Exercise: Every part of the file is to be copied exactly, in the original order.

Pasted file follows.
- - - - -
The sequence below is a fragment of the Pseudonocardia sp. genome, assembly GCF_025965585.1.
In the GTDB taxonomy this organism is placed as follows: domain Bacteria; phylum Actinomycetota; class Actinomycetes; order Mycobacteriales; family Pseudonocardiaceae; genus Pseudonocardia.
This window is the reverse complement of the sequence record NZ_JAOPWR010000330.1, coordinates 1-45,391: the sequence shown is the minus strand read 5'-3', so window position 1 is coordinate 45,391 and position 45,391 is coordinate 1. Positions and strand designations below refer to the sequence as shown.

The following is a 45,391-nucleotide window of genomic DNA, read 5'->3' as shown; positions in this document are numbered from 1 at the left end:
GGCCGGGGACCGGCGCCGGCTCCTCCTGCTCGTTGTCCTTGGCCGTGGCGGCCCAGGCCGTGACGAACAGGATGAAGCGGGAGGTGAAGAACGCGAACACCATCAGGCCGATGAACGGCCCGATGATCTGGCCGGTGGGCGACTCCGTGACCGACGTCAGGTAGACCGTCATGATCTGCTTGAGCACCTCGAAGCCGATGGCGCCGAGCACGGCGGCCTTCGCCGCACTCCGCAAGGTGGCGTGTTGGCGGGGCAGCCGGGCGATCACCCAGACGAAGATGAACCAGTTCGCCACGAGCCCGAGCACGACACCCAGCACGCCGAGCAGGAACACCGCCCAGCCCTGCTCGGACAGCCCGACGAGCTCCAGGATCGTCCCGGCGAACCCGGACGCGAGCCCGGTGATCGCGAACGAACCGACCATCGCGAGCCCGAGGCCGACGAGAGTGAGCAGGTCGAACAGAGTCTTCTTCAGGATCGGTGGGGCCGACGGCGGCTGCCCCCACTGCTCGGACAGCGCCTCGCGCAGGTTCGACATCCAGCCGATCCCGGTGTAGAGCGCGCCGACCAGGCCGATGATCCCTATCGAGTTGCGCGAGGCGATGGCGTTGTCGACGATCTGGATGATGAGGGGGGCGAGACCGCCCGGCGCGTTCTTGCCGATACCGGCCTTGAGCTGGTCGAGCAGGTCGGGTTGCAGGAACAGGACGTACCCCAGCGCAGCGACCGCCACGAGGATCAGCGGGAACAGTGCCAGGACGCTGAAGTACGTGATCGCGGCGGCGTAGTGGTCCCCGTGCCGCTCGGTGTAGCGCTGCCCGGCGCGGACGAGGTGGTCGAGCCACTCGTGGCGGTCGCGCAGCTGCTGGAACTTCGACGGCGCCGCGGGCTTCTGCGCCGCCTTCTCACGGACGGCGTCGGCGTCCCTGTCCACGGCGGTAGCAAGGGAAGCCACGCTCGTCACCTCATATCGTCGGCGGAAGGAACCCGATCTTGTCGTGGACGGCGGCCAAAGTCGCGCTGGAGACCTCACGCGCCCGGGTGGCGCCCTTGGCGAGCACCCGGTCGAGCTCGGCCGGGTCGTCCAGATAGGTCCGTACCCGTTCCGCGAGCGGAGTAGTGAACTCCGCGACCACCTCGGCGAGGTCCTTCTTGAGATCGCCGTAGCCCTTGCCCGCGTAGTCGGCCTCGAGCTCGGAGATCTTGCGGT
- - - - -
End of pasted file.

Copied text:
The sequence below is a fragment of the Pseudonocardia sp. genome, assembly GCF_025965585.1.
In the GTDB taxonomy this organism is placed as follows: domain Bacteria; phylum Actinomycetota; class Actinomycetes; order Mycobacteriales; family Pseudonocardiaceae; genus Pseudonocardia.
This window is the reverse complement of the sequence record NZ_JAOPWR010000330.1, coordinates 1-45,391: the sequence shown is the minus strand read 5'-3', so window position 1 is coordinate 45,391 and position 45,391 is coordinate 1. Positions and strand designations below refer to the sequence as shown.

The following is a 45,391-nucleotide window of genomic DNA, read 5'->3' as shown; positions in this document are numbered from 1 at the left end:
GGCCGGGGACCGGCGCCGGCTCCTCCTGCTCGTTGTCCTTGGCCGTGGCGGCCCAGGCCGTGACGAACAGGATGAAGCGGGAGGTGAAGAACGCGAACACCATCAGGCCGATGAACGGCCCGATGATCTGGCCGGTGGGCGACTCCGTGACCGACGTCAGGTAGACCGTCATGATCTGCTTGAGCACCTCGAAGCCGATGGCGCCGAGCACGGCGGCCTTCGCCGCACTCCGCAAGGTGGCGTGTTGGCGGGGCAGCCGGGCGATCACCCAGACGAAGATGAACCAGTTCGCCACGAGCCCGAGCACGACACCCAGCACGCCGAGCAGGAACACCGCCCAGCCCTGCTCGGACAGCCCGACGAGCTCCAGGATCGTCCCGGCGAACCCGGACGCGAGCCCGGTGATCGCGAACGAACCGACCATCGCGAGCCCGAGGCCGACGAGAGTGAGCAGGTCGAACAGAGTCTTCTTCAGGATCGGTGGGGCCGACGGCGGCTGCCCCCACTGCTCGGACAGCGCCTCGCGCAGGTTCGACATCCAGCCGATCCCGGTGTAGAGCGCGCCGACCAGGCCGATGATCCCTATCGAGTTGCGCGAGGCGATGGCGTTGTCGACGATCTGGATGATGAGGGGGGCGAGACCGCCCGGCGCGTTCTTGCCGATACCGGCCTTGAGCTGGTCGAGCAGGTCGGGTTGCAGGAACAGGACGTACCCCAGCGCAGCGACCGCCACGAGGATCAGCGGGAACAGTGCCAGGACGCTGAAGTACGTGATCGCGGCGGCGTAGTGGTCCCCGTGCCGCTCGGTGTAGCGCTGCCCGGCGCGGACGAGGTGGTCGAGCCACTCGTGGCGGTCGCGCAGCTGCTGGAACTTCGACGGCGCCGCGGGCTTCTGCGCCGCCTTCTCACGGACGGCGTCGGCGTCCCTGTCCACGGCGGTAGCAAGGGAAGCCACGCTCGTCACCTCATATCGTCGGCGGAAGGAACCCGATCTTGTCGTGGACGGCGGCCAAAGTCGCGCTGGAGACCTCACGCGCCCGGGTGGCGCCCTTGGCGAGCACCCGGTCGAGCTCGGCCGGGTCGTCCAGATAGGTCCGTACCCGTTCCGCGAGCGGAGTAGTGAACTCCGCGACCACCTCGGCGAGGTCCTTCTTGAGATCGCCGTAGCCCTTGCCCGCGTAGTCGGCCTCGAGCTCGGAGATCTTGCGGT